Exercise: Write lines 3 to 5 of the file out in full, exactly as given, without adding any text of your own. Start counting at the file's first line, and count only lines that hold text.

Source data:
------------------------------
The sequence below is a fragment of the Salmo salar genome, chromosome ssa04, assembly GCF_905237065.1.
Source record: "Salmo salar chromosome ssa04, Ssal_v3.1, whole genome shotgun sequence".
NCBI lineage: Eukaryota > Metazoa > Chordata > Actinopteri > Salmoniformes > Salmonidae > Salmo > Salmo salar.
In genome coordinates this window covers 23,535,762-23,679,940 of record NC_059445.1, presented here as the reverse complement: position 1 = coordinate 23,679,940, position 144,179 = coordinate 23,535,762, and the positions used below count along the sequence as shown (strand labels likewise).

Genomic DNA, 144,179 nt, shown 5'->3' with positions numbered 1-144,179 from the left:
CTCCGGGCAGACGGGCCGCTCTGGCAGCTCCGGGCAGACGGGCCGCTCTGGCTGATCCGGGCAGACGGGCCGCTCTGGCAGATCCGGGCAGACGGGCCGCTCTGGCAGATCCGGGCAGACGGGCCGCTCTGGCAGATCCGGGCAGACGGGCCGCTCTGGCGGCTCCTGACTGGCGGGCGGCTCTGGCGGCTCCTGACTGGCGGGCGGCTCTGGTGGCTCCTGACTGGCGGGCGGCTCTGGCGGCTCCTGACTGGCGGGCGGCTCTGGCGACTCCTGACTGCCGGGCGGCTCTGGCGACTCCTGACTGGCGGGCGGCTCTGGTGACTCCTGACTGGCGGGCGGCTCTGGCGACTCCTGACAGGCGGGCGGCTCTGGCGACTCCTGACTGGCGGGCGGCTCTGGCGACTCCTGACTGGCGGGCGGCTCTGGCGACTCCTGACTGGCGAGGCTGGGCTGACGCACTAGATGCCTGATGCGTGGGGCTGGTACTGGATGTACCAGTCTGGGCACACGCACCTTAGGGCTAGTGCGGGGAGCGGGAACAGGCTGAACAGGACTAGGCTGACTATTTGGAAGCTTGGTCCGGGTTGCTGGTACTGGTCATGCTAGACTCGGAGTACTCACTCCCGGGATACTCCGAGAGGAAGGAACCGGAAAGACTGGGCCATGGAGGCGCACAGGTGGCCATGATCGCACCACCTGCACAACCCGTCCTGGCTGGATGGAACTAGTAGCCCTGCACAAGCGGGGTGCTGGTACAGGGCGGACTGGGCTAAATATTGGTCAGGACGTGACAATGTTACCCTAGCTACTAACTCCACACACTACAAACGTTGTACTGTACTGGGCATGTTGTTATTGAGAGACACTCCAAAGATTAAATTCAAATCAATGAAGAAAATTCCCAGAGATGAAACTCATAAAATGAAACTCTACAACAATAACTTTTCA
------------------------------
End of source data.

NCBI lineage: Eukaryota > Metazoa > Chordata > Actinopteri > Salmoniformes > Salmonidae > Salmo > Salmo salar.
In genome coordinates this window covers 23,535,762-23,679,940 of record NC_059445.1, presented here as the reverse complement: position 1 = coordinate 23,679,940, position 144,179 = coordinate 23,535,762, and the positions used below count along the sequence as shown (strand labels likewise).

Genomic DNA, 144,179 nt, shown 5'->3' with positions numbered 1-144,179 from the left: